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AI Investment Up, ROI Remains Iffy

By George Leopold

Real-world applications for artificial intelligence are emerging in areas such as boosting the productivity of dispersed workforces. However, early adopters are still struggling to determine the return on initial AI investments, according to a pair of new vendor reports.

Red Hat released research this week indicating that AI deployments have yielded some tangible results in areas such as transportation and utilities that rely heavily on field workers. A separate forecast released Wednesday (Jan.17) by Narrative Science found growing enterprise adoption of AI technologies but little in the way of investment returns.

Chicago-based Narrative Science, which sells natural language generation technology, found that 61 percent of those companies it surveyed deployed AI technologies in 2017. Early deployments focused on business intelligence, finance and product management. “In 2018, the focus will be on ensuring enterprises get value from their AI investments,” company CEO Stuart Frankel noted in releasing the survey.

Early adopters are also encountering many of the hurdles associated with a “first mover” advantage. “More and more organizations are deploying AI-powered technologies, with goals such as improving worker productivity and enhancing the customer experience that are not only laudable, but achievable,” Narrative Science concluded. “A focus on realistic deployment timeframes and accurately measuring the effectiveness and [return on investment] of AI is critical to keeping the current momentum around the technology moving forward.”

Meanwhile, the Red Hat (NYSE: RHT) survey also found an uptick in AI deployments, with 30 percent of respondents planning to implement AI for “field service workers” this year. Other applications include predictive analytics, machine learning and robotics.

While issues such as securing data access and a lack of standards persist, Red Hat found that field workers are “now at the forefront of digital transformation where artificial intelligence, smart mobile devices, the Internet of Things (IoT) and business process management technologies have created new opportunities to better streamline and transform traditional workflows and workforce management practices.”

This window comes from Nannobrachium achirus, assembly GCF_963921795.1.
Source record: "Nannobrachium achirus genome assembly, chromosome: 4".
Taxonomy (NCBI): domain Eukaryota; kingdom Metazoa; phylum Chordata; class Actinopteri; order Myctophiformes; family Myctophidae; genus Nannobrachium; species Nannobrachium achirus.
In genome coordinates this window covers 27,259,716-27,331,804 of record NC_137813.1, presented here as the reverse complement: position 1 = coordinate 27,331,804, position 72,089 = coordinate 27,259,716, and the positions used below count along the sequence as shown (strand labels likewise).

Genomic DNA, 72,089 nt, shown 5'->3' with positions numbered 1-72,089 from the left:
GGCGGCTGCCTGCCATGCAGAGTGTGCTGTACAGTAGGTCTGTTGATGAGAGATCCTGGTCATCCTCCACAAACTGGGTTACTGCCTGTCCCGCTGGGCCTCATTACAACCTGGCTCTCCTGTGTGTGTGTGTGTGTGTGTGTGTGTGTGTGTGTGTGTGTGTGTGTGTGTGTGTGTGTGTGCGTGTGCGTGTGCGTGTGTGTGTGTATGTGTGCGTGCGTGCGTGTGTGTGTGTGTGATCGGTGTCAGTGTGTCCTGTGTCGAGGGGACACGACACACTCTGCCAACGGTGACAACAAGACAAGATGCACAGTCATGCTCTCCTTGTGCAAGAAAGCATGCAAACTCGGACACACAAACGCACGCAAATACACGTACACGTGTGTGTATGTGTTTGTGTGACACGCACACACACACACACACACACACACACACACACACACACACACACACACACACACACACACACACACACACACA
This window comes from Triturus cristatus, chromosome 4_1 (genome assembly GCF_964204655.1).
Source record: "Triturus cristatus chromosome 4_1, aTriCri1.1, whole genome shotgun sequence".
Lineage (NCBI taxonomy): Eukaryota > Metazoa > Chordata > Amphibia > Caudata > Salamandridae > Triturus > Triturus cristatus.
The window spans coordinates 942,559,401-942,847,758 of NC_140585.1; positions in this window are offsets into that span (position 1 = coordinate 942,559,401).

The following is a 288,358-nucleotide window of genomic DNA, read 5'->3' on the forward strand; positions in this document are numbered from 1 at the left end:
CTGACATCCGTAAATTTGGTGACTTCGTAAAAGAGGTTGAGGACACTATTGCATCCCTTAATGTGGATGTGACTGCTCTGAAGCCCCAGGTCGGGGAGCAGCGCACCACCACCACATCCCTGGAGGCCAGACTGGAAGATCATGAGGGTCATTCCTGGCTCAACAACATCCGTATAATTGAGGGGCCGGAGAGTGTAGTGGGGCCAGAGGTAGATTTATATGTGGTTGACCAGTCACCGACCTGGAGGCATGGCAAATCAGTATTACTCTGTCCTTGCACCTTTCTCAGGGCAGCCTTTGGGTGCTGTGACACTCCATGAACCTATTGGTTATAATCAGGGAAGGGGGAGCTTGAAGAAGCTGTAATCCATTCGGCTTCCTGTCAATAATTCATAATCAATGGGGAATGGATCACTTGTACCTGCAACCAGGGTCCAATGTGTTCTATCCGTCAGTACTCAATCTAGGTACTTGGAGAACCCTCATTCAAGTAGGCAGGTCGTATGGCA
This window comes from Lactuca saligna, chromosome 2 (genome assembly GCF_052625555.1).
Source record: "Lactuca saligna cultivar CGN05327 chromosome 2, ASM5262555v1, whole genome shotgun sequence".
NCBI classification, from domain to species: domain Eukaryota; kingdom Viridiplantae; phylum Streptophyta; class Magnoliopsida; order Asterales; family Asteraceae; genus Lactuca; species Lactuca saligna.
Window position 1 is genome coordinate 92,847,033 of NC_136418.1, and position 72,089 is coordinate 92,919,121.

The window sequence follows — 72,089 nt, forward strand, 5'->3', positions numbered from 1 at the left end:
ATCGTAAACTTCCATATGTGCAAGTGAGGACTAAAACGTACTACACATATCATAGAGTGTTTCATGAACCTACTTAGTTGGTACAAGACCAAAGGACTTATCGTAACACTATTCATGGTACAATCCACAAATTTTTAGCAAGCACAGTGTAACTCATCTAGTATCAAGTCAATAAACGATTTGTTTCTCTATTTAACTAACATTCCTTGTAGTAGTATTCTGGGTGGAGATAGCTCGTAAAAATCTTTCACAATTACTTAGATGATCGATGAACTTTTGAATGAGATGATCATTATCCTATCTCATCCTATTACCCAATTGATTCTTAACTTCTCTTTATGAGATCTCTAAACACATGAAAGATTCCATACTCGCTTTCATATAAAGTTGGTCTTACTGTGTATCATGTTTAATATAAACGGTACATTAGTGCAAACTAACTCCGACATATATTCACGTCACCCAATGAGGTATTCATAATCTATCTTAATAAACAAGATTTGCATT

A predicted 25 percent increase in AI investment through November 2018 is seen transforming field service operations, Red Hat noted in a blog posted on Thursday (Jan. 18). Early movers cited increase field worker productivity (46 percent), streamlining field operations (40 percent) and improving customer service (37 percent) as the top business factors for investing in AI.

Along with a lack of standards, respondents said deployment challenges include keeping pace with technological change and integrating AI deployments with legacy systems. The survey notes that industry groups are focusing on standards and interoperability among IoT devices along with data security while improving integration technologies.

Earlier vendor surveys also have identified barriers to implementation ranging from a lack of IT infrastructure suited to AI applications to a lack AI expertise. For instance, a survey released last fall by data analytics vendor Teradata Corp. (NYSE: TDC) found that 30 percent of those it polled said greater investments would be required to expand AI deployments.

Despite the promise and pitfalls of AI—ranging from freeing workers from drudgery to displacing those same workers—early AI deployments appear to underscore the reality that the technology remains a solution in search of a problem.

Recent items:

AI Seen Better Suited to IoT Than Big Data

AI Adopters Confront Barriers to ROI

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Timing-Architects becomes a part of Vector Informatik

By Zenobia Hegde

Timing-Architects Embedded Systems GmbH (TA) has been acquired by Vector Informatik GmbH. The Stuttgart-based specialist in automotive embedded electronics says it will now offer its customers a more comprehensive portfolio in the field of multi-core real-time systems.

The two IT companies have been cooperating for a number of years. Their relationship was strengthened in 2016, when Vector acquired a 49% share in Timing-Architects. This cooperation enabled the companies to optimise the interplay between the TA Tool Suite and MICROSAR, Vector’s multi-core-capable AUTOSAR basic software. In addition, Vector successfully marketed the TA Tool Suite throughout the world.